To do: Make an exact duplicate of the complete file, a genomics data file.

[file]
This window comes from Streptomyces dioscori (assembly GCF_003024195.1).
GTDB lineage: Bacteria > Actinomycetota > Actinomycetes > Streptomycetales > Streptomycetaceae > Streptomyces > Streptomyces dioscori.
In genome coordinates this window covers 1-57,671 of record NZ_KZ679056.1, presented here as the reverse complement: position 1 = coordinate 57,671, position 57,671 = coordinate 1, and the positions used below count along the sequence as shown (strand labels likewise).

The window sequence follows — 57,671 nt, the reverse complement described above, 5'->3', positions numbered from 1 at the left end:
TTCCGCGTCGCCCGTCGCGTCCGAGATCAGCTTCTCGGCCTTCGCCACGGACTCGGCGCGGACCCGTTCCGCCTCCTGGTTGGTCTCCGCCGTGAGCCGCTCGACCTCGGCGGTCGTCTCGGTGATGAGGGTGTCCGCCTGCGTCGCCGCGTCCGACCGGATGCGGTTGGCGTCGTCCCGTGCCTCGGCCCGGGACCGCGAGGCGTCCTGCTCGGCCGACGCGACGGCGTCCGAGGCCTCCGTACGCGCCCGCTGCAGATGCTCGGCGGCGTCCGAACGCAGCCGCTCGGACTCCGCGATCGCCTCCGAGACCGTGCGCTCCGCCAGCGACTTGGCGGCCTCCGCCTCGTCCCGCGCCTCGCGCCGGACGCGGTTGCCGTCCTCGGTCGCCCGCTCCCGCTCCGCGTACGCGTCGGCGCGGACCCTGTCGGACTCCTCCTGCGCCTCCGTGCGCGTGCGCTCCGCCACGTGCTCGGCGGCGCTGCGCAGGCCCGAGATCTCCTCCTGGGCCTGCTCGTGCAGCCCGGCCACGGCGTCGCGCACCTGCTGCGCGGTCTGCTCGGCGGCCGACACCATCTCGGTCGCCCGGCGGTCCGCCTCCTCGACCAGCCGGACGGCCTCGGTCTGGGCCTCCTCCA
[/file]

This window comes from Streptomyces dioscori (assembly GCF_003024195.1).
GTDB lineage: Bacteria > Actinomycetota > Actinomycetes > Streptomycetales > Streptomycetaceae > Streptomyces > Streptomyces dioscori.
In genome coordinates this window covers 1-57,671 of record NZ_KZ679056.1, presented here as the reverse complement: position 1 = coordinate 57,671, position 57,671 = coordinate 1, and the positions used below count along the sequence as shown (strand labels likewise).

The window sequence follows — 57,671 nt, the reverse complement described above, 5'->3', positions numbered from 1 at the left end:
TTCCGCGTCGCCCGTCGCGTCCGAGATCAGCTTCTCGGCCTTCGCCACGGACTCGGCGCGGACCCGTTCCGCCTCCTGGTTGGTCTCCGCCGTGAGCCGCTCGACCTCGGCGGTCGTCTCGGTGATGAGGGTGTCCGCCTGCGTCGCCGCGTCCGACCGGATGCGGTTGGCGTCGTCCCGTGCCTCGGCCCGGGACCGCGAGGCGTCCTGCTCGGCCGACGCGACGGCGTCCGAGGCCTCCGTACGCGCCCGCTGCAGATGCTCGGCGGCGTCCGAACGCAGCCGCTCGGACTCCGCGATCGCCTCCGAGACCGTGCGCTCCGCCAGCGACTTGGCGGCCTCCGCCTCGTCCCGCGCCTCGCGCCGGACGCGGTTGCCGTCCTCGGTCGCCCGCTCCCGCTCCGCGTACGCGTCGGCGCGGACCCTGTCGGACTCCTCCTGCGCCTCCGTGCGCGTGCGCTCCGCCACGTGCTCGGCGGCGCTGCGCAGGCCCGAGATCTCCTCCTGGGCCTGCTCGTGCAGCCCGGCCACGGCGTCGCGCACCTGCTGCGCGGTCTGCTCGGCGGCCGACACCATCTCGGTCGCCCGGCGGTCCGCCTCCTCGACCAGCCGGACGGCCTCGGTCTGGGCCTCCTCCA